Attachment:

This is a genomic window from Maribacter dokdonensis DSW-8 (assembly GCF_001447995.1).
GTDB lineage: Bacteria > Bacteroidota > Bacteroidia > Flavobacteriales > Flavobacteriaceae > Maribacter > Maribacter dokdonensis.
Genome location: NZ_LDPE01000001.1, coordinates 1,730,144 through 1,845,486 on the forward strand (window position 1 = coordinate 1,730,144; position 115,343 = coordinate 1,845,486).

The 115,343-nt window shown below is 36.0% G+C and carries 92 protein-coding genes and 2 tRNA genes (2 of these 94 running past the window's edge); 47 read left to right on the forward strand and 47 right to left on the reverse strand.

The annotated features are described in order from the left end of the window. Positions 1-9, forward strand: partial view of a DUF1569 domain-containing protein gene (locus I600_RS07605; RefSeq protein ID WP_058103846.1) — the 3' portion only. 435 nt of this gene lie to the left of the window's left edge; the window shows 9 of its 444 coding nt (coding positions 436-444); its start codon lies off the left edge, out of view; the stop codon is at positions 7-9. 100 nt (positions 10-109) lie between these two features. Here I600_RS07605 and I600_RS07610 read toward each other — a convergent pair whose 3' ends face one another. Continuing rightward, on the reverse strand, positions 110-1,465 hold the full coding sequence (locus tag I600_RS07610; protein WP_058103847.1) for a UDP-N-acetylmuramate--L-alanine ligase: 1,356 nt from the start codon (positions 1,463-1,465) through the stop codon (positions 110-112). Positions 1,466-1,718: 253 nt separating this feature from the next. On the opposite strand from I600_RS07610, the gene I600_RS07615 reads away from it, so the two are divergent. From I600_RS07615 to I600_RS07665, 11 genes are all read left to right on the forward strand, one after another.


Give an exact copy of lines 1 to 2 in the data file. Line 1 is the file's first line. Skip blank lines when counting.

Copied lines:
This is a genomic window from Maribacter dokdonensis DSW-8 (assembly GCF_001447995.1).
GTDB lineage: Bacteria > Bacteroidota > Bacteroidia > Flavobacteriales > Flavobacteriaceae > Maribacter > Maribacter dokdonensis.